Chinese National Security Law Version to Succeed Over English One

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Posted on Friday, September 25th, 2020 10:14 am

The government of Hong Kong has given confirmation that the new national security law’s Chinese version will dominate over the English translation if there is any difference between the two. This is a stark departure from the official language policy of the city, which gives the same importance to both of the languages.

However, one lawyer who noted inconsistencies between the two versions opposed the move. According to him, he had never witnessed a piece of legislation drafted so poorly. A judge who had retired admitted he was struggling to comprehend the English version.

A couple of hours after government gazette law in Chinese, the news agency in Xinhua state released a translation but highlighted it as “a reference” and that it does not have official standing. The English version (official) was published on the website of the government only on Friday 3 days post the law coming into effect. 

The aim of the law is to punish and stop acts of terrorism, subversion, secession, and collusion with overseas parties and forces, with the lawbreakers facing up to life in prison.

English and Chinese possess the same status according to Official Languages Ordinance and benefit from the fairness of use for corresponding between the public and the government.

The Justice Department confirmed Chinese was the new law’s official language owing to the fact that it was a national law that the standing committee enacted. A spokesman said, “During the enforcement of the law by various government bureaus and departments, if necessary, they could seek legal advice from the Department of Justice.” 

However, Alan Wong Hok-ming, a practicing solicitor, questioned whether the administration had grounds to decide the Chinese version would triumph.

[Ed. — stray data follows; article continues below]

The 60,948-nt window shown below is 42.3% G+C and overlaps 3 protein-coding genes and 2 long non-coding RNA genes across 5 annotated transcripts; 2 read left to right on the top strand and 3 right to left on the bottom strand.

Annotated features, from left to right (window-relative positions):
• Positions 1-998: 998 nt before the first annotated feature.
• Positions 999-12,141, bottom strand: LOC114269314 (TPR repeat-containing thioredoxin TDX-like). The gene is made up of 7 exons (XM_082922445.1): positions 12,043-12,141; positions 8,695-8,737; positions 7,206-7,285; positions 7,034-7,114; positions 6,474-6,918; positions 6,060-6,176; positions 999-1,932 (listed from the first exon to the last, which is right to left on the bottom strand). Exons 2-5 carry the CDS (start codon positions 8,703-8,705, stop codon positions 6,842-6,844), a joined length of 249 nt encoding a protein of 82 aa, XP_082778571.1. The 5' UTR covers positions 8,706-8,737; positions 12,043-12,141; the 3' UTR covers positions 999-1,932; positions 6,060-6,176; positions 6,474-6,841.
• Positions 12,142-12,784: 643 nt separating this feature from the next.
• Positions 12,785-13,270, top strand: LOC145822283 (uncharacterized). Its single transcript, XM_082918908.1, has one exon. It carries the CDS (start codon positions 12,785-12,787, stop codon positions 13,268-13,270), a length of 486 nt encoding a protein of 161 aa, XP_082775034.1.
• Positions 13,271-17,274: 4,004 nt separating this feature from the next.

Wong said that this was not acceptable. He also added, “the government needs to tell us which piece of legislation supports its statement about Chinese as the official language of this new law. You can’t just decide on your own. The government should have the letter of the law to support its statement.”

Yet he noted that the law did not say that the version of the Chinese language would prevail. 

Wong said, “But as there isn’t such a provision in the law, it means that the government’s statement doesn’t have any legal effect.” 

Wong highlighted the discrepancies between the two texts. As a case to point, the English version’s Article 9 and 10 pertinent to the supervision of matters regarding national security have the expression “universities,” whereas the Chinese one simply refers to the word “schools.” 

In Article 29 about plotting with foreign parties, the translation of joint enterprise liability is “the institution, organization and individual referred to in the first paragraph of this article shall be convicted and punished for the same offense”.

According to Wong, this was a substandard translation. He said, “Offenders under a joint enterprise are subjected to different offenses according to their roles and participation. But the English version only simplifies this offense as one ‘convicted and punished for the same offense’. This is not the way how Hong Kong’s law is written”. 

Wong predicted that issues would surface if Chinese was the law’s official version. He said, “How will foreign judges or lawyers understand this law? This is a problem the authorities need to address”.  

However, Priscilla Leung Mei-fun, Basic Law Committee member, defended the decision of the government. 

Leung said, “It is a national law. And there is actually not an official English version. So we should refer to the Chinese text if there is discrepancy”. Furthermore, she added, “Sometimes, on the mainland, there are authorized English translations of court verdicts after a case is decided, so foreigners can also understand the law and the verdicts. But for the judge, he or she will only base a ruling on the Chinese text of a law.”

Henry Litton, a former Court of Final Appeal judge, revealed to the Post he was facing difficulty comprehending the law’s English translation. He said, “I do have some problems with the language in Xinhua’s version. I am, at present, struggling (with the help of a friend) with the Chinese text”.

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